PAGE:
Language Development in the First 5 Years
[ This information is taken from Speech Pathology Australia ]
Although there is a general pattern with children’s language development, it is important to note that each individual child will acquire language at a different rate.
What should I expect from a one year old?
A one year old should:
- Respond to familiar sounds such as a phone ringing or a car on the driveway
- Understand simple commands such as ‘no’
- Recognise their own name
- Understand the names of familiar objects or people
- Say ‘dad’, ‘mamma’ and ‘nanna’ etc
- Enjoy songs, music and books
- Try to make familiar sounds such as a car, plane or animal noises
What should a two year old be able to do?
A two year old should:
- Say the names of simple body parts, such as nose or tummy
- Listen to stories and say the names of pictures
- Understand simple sentences such as ‘where‘s your shoe?’
- Use more than fifty words such as ‘no, gone, mine, bear/teddy’
- Talk to themselves or their toys during play
- Sing simple songs such as ‘twinkle, twinkle little star’
- Use some pronouns such as ‘he’ or ‘it’
- Try simple sentences such as ‘milk all gone’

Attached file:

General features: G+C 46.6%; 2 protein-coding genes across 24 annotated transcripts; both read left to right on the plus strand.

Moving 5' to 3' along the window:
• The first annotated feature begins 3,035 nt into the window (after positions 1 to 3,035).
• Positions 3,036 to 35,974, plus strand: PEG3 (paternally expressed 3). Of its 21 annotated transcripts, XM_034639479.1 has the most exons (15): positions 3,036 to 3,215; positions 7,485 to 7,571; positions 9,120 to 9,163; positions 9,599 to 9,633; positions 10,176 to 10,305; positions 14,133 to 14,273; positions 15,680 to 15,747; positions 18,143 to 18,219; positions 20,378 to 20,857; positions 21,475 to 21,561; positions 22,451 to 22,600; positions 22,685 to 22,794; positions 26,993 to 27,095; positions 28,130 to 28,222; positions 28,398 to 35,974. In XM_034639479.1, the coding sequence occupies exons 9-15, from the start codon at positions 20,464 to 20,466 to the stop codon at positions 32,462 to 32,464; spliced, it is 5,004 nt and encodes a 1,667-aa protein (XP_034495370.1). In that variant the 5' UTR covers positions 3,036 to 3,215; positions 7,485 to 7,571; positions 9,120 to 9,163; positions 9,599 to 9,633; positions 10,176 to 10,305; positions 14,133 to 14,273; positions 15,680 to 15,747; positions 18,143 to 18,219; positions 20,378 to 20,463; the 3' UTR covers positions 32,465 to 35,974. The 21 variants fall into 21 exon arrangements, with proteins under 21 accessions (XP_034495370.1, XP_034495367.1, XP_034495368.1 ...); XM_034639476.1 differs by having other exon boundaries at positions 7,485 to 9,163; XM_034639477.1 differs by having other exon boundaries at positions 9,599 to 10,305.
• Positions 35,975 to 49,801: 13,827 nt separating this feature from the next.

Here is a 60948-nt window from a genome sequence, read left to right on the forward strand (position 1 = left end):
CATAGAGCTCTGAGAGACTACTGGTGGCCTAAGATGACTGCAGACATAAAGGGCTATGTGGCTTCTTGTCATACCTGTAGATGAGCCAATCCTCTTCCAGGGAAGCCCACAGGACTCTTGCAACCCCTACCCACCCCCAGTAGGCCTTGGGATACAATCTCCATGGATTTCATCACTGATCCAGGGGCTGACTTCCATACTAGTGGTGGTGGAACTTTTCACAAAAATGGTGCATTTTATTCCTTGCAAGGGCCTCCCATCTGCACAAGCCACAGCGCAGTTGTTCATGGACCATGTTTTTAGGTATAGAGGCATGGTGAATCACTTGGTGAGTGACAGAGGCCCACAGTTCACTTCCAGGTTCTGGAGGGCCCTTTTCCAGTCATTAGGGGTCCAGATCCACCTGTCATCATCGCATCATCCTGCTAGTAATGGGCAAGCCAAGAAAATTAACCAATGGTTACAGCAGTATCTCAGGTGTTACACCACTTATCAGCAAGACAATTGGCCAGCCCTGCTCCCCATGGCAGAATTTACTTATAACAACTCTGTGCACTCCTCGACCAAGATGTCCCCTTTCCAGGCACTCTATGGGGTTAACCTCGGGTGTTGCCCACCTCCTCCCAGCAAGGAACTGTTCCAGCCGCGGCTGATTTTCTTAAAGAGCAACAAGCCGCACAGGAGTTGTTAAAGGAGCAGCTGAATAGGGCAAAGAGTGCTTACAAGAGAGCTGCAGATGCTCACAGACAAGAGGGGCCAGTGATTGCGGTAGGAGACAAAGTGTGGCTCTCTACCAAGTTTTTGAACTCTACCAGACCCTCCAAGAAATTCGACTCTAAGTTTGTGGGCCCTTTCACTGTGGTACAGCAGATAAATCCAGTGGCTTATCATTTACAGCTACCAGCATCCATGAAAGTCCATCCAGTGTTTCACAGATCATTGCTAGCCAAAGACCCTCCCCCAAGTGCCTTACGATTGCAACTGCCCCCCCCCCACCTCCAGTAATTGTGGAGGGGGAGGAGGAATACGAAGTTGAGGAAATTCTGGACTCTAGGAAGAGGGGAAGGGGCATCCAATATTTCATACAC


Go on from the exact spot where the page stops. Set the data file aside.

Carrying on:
What should I expect for a three year old?
A three year old should:
- Understand how objects are used e.g a chair is something we sit on
- Recognise their own needs such as hunger
- Follow basic directions
- Use 3-4 word sentences
- Begin to use basic grammar
- Enjoy telling stories and asking questions
- Have favourite books and TV programs
- Be understood by familiar adults
What should a four year old be able to do?
A four year should:
- Understand shapes and colours
- Understand some time words such as lunch, today and summer
- Ask who, what and why questions
- Use lots of words, about 900 , usually in four to five word sentences
- Use correct grammar with occasional mistakes such as ‘I falled down’
- Use language when playing with other children
- Speak clearly enough to be understood by most people
What should I expect for a five year old?
A five year old should:
- Understand opposites such as high/low, wet/dry, big/little
- Use sentences of about six words using correct grammar
- Talk about events which are happening, have happened or might happen
- Explain why something happens such as ‘mum’s car stopped because the petrol ran out’
- Explain the function of objects, e.g ‘this hair band keeps my hair away from my face.’
- Follow three directions e.g ‘stand up, get your shoes on and wait by the door’
- Say how they feel and tell you their ideas
- Become interested in writing, numbers and reading things
- Speak clearly enough to be understood by anyone.